Reading > Alphabet > Letter X

Letter X Worksheets & Printables

Worksheets and printables for teaching the letter X. Practice letter recognition, letter formation, handwriting, and beginning sound X. 

Children often learn to sing the “ABCs” at an early age. However, successfully reciting the alphabet does not necessarily translate to being proficient with letter recognition. Children need lots of experience working with letters in order to learn to identify each one based on its physical appearance.

The letter “x” is often learned more quickly than other letters. Provide children with visual references such as alphabet posters on the wall and their own alphabet chart to keep at their table or desk. Engage them in sorting activities where they locate all the “x’s” using magnetic letters, letter tiles, or flashcards. They can also go on a letter hunt in the room to find as many “x’s” as they can. Provide additional learning opportunities by having them create the letter “x” with playdough, by experimenting with letter stamps, and by playing alphabet games.

To help children learn how to print the letter “x,” teach them a verbal pathway that will cue them with what motions to make with their pencil. Use the phrase, “Slant down, slant down” as you model how to print an “x.” This verbal pathway can be used for both the uppercase and lowercase “x,” but you will need to point out how the former is a tall letter and the latter is a short letter. Provide children with opportunities to trace each letter then follow up with independent practice.

When children learn how to print letters properly, they can increase their speed and accuracy. As well, as they begin writing longer passages, their focus can be on the content of their writing and not the mechanics of forming each letter.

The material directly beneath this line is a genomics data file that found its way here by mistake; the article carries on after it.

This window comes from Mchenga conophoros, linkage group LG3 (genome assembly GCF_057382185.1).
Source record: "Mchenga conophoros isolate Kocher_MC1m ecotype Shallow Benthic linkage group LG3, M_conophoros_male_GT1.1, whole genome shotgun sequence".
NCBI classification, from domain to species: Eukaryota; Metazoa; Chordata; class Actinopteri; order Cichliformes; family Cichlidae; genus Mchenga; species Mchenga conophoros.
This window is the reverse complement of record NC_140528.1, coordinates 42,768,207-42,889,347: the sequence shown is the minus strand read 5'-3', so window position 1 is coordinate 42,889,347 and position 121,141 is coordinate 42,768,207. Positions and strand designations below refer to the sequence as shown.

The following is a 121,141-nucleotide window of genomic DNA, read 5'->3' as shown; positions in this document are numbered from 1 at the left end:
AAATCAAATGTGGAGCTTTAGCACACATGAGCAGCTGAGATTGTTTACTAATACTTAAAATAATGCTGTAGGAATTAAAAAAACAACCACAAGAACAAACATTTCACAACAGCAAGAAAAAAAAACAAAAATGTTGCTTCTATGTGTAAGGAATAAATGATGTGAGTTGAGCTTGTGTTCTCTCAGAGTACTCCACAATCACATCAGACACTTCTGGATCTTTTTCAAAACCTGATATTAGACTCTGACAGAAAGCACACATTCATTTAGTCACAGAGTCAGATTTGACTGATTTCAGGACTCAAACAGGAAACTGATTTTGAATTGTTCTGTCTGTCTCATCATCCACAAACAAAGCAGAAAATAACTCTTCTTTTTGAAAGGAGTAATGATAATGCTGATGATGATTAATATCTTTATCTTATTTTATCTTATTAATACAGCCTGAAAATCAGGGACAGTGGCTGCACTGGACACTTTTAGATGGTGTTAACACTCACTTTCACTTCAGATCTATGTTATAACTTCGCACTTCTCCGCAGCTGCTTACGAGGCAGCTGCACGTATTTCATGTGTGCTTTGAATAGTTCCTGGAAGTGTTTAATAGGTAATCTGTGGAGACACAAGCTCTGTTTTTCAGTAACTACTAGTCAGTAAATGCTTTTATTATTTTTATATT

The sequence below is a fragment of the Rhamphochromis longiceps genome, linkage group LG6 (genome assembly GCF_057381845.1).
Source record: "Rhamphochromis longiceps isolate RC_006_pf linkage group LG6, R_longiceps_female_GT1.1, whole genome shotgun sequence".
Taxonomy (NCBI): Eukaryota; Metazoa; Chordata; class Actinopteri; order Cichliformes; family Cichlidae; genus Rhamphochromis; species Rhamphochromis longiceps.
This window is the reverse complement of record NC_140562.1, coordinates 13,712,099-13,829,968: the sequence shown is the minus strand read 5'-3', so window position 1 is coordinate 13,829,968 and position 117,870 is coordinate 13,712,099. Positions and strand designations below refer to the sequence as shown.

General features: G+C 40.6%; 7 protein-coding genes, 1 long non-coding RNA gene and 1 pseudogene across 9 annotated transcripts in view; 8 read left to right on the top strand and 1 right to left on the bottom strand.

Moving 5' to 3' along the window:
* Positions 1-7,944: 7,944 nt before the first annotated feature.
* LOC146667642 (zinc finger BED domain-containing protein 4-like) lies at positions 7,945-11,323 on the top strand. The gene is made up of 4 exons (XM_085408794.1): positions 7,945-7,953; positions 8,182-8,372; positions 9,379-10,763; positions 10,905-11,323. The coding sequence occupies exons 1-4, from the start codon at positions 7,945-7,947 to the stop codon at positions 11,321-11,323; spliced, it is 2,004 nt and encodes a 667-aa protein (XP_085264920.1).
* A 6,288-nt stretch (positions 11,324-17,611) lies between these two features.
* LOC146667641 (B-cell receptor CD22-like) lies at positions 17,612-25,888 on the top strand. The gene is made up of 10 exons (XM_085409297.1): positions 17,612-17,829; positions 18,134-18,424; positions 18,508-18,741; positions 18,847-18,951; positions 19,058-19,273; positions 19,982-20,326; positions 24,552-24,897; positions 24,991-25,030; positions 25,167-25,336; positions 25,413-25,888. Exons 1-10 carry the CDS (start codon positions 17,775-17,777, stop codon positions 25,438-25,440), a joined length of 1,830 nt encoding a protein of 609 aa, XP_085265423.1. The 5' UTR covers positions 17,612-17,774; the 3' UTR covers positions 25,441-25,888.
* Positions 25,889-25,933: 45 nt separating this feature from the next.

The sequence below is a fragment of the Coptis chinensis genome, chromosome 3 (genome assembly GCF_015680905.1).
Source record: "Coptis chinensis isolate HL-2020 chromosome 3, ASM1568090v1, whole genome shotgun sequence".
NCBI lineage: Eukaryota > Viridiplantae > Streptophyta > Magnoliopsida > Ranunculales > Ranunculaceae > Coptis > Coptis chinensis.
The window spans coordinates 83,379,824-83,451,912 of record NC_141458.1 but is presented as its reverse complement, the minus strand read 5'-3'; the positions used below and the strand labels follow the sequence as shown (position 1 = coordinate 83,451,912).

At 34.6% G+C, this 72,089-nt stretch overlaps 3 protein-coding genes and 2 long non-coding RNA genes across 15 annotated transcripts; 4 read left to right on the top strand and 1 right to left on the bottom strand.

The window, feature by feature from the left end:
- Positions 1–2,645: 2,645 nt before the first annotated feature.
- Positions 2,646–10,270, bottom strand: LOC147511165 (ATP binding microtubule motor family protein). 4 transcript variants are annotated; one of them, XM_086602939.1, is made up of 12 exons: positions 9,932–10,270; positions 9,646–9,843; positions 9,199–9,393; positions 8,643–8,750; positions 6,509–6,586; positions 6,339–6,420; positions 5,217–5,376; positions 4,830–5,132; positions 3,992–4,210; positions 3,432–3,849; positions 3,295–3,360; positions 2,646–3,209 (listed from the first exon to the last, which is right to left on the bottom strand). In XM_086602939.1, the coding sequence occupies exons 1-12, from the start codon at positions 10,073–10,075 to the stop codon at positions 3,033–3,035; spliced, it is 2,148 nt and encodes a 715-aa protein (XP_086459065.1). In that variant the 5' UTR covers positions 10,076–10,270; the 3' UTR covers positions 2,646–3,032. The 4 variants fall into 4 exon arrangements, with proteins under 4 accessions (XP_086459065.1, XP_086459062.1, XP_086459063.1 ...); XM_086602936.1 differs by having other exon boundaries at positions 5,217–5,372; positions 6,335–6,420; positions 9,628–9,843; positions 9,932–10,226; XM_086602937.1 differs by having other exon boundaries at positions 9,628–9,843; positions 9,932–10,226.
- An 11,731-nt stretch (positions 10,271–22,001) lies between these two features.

Provide children with tools such as fingerpaints, whiteboard markers, chalk, and sand or salt trays to practice printing the letter “x.” They can also use juggling scarves to practice the motions needed to form an “x.”

Have children associate the letter “x” with words that begin with the sound. For example, they may choose words like “x-ray,” “Xmas,” or “xylophone.” Have them create their own visual by filling a block letter “x” with pictures of the items.

Other visual children can reference when learning their letters and sounds is an individual alphabet book. Each page contains one letter, displaying the uppercase and lowercase formation. Children can then add pictures to the page that begin with the letter’s sound.

To provide further practice learning the sound the letter “x” makes, have children engage in matching activities. For example, have them match the letter “x” to pictures of objects that begin with “x.” You can also use coloring activities, where children color only the pictures that begin with the letter “x.” (e.g., Color the xylophone. Do not color the cake.)

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